You can get a blanket yes or blanket no to that question pretty quickly. You might need to get more specific about what is and what is not OK touch.

If two people are in a relationship, it can be pre-negotiated that "sleep sex" or sexual touch while sleeping is a OK and is a normal and enjoyable part of that relationship.

If no such permission exists, it is sexual assault.

The boundary could also be like, "Well it's OK to try, but if I say no sometimes when you try, then please stop."

Or it could be, "No, please don't do that when I'm sleeping, not ever."

People seem to hate having those kinds of conversations, they'd rather just try stuff and see what the reaction is. I don't know what is wrong with asking before touching. It's not hard. I am a big fan of clear communication of boundaries and asking permission.

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Response to MadrasT (Reply #5)

Fri Aug 24, 2012, 11:35 AM

6. I think that is a great response.

And yes, people do hate to talk about it.

Maybe it is because it is embarrassing on one level or maybe it is because it feels clinical to talk about those things when not in bed.

Or maybe it is a spontaneity thing.

But yeah, I like your consistency and I see your point. In reality though, they rarely get discussed as you point out and the determination as to whether touching the butt while sleeping is sexual assault or not comes only later and depends on whether the act was gratefully accepted or not.

The onus of making the moves is "usually" on men but the determination of whether to accept them as "okay" or not is on women.

I think I speak for all men when I say we would probably be happier if women picked up a bit more of the slack in the "making the moves" category.

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Response to Bonobo (Reply #6)

Fri Aug 24, 2012, 12:30 PM

7. It is uncomfortable at first, for sure.

I think mostly because we aren't used to having those kinds of conversations.

I have learned if you suck it up and just have them (even though it feels weird and hard), it gets easier to talk about over time.

And it sure beats getting awakened over and over at 3:00 a.m. if you are one of those people who really, really just loves to sleep through the night and have "sexy time" during normal waking hours. (Ask me how I know, hahahaha.) (Never mind, don't. )

I think I speak for all men when I say we would probably be happier if women picked up a bit more of the slack in the "making the moves" category.


I hear ya. I do not envy men and the traditional role where they are expected to ask first. It seems to me like most men probably have to make a lot of "moves" to get a "yes," and hearing "no" over and over could be really hard on a person's self-esteem.

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Response to MadrasT (Reply #5)

Fri Aug 24, 2012, 04:30 PM

9. Would spooning someone be considered assault?

To put your arm around someone while they are sleeping or cuddling up behind them is often said by many women to be a spontaneous and enjoyable sign of a man's true romantic feelings for them. Should the enjoyment of that surprise be spoiled by saying "Hey honey, at about 3AM I plan to cuddle you while you sleep....is that ok?"

I'm just trying to find where the line should be placed. Such things are part of the romantic bond between lovers, the same as leaning into someone for that first kiss....instead of asking permission.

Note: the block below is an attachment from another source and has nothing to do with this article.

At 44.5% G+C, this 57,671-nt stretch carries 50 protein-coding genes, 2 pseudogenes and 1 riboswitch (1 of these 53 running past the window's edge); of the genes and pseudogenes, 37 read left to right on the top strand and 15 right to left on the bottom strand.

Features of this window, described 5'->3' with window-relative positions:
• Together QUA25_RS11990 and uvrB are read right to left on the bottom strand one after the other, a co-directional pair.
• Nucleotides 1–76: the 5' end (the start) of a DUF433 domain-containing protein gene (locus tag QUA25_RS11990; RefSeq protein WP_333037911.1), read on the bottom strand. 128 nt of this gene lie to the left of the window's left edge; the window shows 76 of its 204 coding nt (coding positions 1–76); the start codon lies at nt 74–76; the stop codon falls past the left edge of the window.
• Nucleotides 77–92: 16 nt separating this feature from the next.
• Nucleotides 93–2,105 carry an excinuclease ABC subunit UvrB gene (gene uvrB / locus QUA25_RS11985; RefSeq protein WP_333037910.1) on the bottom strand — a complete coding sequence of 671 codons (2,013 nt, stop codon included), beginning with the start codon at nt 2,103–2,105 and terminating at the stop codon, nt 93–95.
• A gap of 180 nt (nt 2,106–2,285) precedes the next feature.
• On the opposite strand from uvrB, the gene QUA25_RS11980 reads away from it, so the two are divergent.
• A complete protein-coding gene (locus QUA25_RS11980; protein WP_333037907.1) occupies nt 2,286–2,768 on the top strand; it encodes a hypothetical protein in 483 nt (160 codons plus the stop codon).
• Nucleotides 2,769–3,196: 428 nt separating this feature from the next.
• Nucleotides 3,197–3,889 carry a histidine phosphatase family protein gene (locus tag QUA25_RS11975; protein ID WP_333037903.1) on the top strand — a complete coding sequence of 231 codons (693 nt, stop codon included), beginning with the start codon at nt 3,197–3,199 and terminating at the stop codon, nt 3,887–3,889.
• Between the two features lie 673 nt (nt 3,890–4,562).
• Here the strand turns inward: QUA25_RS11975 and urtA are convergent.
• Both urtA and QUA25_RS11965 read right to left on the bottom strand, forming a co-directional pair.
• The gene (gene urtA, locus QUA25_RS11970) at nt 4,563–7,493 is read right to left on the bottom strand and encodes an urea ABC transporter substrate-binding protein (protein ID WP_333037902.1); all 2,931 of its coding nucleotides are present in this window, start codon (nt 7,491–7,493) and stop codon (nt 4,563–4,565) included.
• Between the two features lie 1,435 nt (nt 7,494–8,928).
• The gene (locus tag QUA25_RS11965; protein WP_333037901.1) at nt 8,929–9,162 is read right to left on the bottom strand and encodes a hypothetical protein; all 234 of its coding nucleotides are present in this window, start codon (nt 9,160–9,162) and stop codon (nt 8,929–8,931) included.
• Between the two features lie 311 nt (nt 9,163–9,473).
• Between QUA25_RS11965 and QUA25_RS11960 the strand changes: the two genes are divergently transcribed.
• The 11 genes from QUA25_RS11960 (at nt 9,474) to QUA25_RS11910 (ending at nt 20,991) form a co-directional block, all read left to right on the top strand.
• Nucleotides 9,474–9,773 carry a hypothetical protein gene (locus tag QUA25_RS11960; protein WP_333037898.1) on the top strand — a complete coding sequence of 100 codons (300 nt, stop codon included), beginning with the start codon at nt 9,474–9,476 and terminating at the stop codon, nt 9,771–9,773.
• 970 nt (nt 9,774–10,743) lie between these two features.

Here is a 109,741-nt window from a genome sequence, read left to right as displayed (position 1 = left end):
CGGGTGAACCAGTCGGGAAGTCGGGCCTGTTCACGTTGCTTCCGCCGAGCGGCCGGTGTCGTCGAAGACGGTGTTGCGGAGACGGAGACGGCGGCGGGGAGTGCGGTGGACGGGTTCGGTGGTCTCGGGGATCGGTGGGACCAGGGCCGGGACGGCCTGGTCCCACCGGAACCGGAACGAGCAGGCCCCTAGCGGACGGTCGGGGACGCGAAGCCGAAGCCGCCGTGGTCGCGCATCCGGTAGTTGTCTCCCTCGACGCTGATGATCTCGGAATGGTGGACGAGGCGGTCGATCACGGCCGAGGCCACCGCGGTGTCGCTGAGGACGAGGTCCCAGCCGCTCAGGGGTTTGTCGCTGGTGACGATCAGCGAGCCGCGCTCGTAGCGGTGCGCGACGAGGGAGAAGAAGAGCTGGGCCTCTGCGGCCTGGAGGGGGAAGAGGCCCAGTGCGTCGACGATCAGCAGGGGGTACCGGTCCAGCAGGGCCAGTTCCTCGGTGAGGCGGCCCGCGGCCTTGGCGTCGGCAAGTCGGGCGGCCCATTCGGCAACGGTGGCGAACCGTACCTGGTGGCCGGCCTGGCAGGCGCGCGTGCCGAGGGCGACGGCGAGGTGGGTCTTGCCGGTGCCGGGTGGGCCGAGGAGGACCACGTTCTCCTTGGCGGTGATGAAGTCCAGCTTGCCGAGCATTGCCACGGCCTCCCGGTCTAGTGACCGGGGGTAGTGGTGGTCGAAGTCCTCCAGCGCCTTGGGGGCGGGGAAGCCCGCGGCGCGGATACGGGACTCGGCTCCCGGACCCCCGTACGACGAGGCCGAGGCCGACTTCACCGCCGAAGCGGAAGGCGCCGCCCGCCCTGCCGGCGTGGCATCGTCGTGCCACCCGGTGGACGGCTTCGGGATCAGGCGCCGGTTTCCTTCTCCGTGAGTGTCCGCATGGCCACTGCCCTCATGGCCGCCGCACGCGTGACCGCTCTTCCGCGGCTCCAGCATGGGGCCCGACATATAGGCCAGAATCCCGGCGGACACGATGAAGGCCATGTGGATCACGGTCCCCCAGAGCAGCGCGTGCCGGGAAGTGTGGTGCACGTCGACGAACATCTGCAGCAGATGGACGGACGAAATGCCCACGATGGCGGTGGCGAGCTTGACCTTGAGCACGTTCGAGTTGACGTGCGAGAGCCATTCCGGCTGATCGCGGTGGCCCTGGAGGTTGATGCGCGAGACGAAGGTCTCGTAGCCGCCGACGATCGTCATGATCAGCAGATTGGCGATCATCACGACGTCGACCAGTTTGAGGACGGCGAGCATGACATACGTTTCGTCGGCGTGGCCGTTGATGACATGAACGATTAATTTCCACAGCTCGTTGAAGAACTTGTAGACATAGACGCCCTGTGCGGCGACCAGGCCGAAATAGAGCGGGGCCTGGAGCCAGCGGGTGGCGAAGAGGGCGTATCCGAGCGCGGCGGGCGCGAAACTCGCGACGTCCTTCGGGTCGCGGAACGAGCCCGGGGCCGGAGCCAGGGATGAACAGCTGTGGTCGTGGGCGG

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Response to ProudToBeBlueInRhody (Reply #9)

Fri Aug 24, 2012, 05:59 PM

11. Frankly, I like to be asked. But I can only speak for me.

I don't know what "women" think, I only know what I think.

I think every couple should have conversations about what kind of touch they like, and when. Of course you can go overboard asking permission for every little thing, and nobody wants that either. But honestly it isn't that hard to do, and before long you establish patterns of what is OK touch and then no one needs to ask permission single every time. That would be a pain in the ass.

You have decide with your partner(s) where the line should be placed for you, I can't tell you that. But you have to communicate to know where the line is.

I'm just saying, in general, more communication and asking is better than less communication and assuming in my book.

I surely am not trying to come in here and tell y'all how to do it right.... just answered the OPs question to share that I learned that for me, more communication is better than less, and you can establish boundaries pretty easily with a partner if you make an effort to talk about them, which it seems like a lot of people never do.

And I learned all this communicating and boundary establishing stuff from my current (male) partner. I wasn't great at talking about sex and intimacy before. And this precise communicating thing works better for me. When something works, I like to tell other people about it 'cause maybe it might work for them too. (Then again, maybe not, in which case you are free to say "Hey that MadrasT is bonkers, can you believe this? This would *never* work for me!") This isn't wacky radfem stuff, it's just my real life. (Well it might be wacky radfem stuff too, I don't actually know, LOL.)

Anyway no probs. It's cool if you disagree, take it or leave it.


P.S. My comments in this thread have nothing to do with Assange, I am not particularly interested in that case.

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Response to Bonobo (Original post)

Fri Aug 24, 2012, 01:09 PM

8. I haven't really been following this case too closely but as I understand it . .

 

the alleged victims have *not* claimed it was rape and were not the ones to press charges (if I'm wrong someone let me know).

If so I think it's absurd to try someone for rape when the rape "victims" actively participated during and made no complaints after and even affirmed that they didn't consider it rape.

Very paternalistic: no dear, you're too stupid or emotional to know if you were raped. Let us decide that for you. . .

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Response to Bonobo (Original post)

Fri Aug 24, 2012, 05:39 PM

10. Ha. The middle of the night is the one time we DON'T have sex. Everyone is too damn tired!

Its difficult to have a discussion about the particular details of the Assange case, because the whole story is so weird and -correct or not- there is the feeling that the obsessive international pursuit of the man has more to do with wikileaks, than his willywank.

However, the first question i would ask is, how did (and does) the penetrate-ee feel about the act? Does she consider it a violation? A rape? Does she want to press charges?

As for a blanket policy or attitude towards "sexual advances while one person is sleeping", i will agree with others in this thread who say that communication- beforehand- is the best bet.

People with even a modicum of tact, class and ability to hear and sense how their partner is feeling, i would think, wouldnt run into an issue at all.